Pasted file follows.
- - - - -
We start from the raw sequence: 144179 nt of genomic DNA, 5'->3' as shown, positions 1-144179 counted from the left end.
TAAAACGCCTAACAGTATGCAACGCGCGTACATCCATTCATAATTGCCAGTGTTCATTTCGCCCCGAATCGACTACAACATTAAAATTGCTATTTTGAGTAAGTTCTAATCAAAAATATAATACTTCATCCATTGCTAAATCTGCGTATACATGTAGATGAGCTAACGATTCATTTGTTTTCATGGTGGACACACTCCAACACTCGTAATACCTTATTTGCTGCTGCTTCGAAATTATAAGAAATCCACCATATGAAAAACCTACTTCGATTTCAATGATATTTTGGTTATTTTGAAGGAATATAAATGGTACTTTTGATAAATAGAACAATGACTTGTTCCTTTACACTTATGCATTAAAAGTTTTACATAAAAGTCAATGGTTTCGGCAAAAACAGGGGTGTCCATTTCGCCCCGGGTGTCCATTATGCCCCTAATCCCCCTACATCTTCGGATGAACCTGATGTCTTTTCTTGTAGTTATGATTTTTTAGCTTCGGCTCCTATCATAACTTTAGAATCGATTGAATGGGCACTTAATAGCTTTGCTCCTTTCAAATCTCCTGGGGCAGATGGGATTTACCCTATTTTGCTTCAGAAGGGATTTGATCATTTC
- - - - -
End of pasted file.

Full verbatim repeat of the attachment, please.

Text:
We start from the raw sequence: 144179 nt of genomic DNA, 5'->3' as shown, positions 1-144179 counted from the left end.
TAAAACGCCTAACAGTATGCAACGCGCGTACATCCATTCATAATTGCCAGTGTTCATTTCGCCCCGAATCGACTACAACATTAAAATTGCTATTTTGAGTAAGTTCTAATCAAAAATATAATACTTCATCCATTGCTAAATCTGCGTATACATGTAGATGAGCTAACGATTCATTTGTTTTCATGGTGGACACACTCCAACACTCGTAATACCTTATTTGCTGCTGCTTCGAAATTATAAGAAATCCACCATATGAAAAACCTACTTCGATTTCAATGATATTTTGGTTATTTTGAAGGAATATAAATGGTACTTTTGATAAATAGAACAATGACTTGTTCCTTTACACTTATGCATTAAAAGTTTTACATAAAAGTCAATGGTTTCGGCAAAAACAGGGGTGTCCATTTCGCCCCGGGTGTCCATTATGCCCCTAATCCCCCTACATCTTCGGATGAACCTGATGTCTTTTCTTGTAGTTATGATTTTTTAGCTTCGGCTCCTATCATAACTTTAGAATCGATTGAATGGGCACTTAATAGCTTTGCTCCTTTCAAATCTCCTGGGGCAGATGGGATTTACCCTATTTTGCTTCAGAAGGGATTTGATCATTTC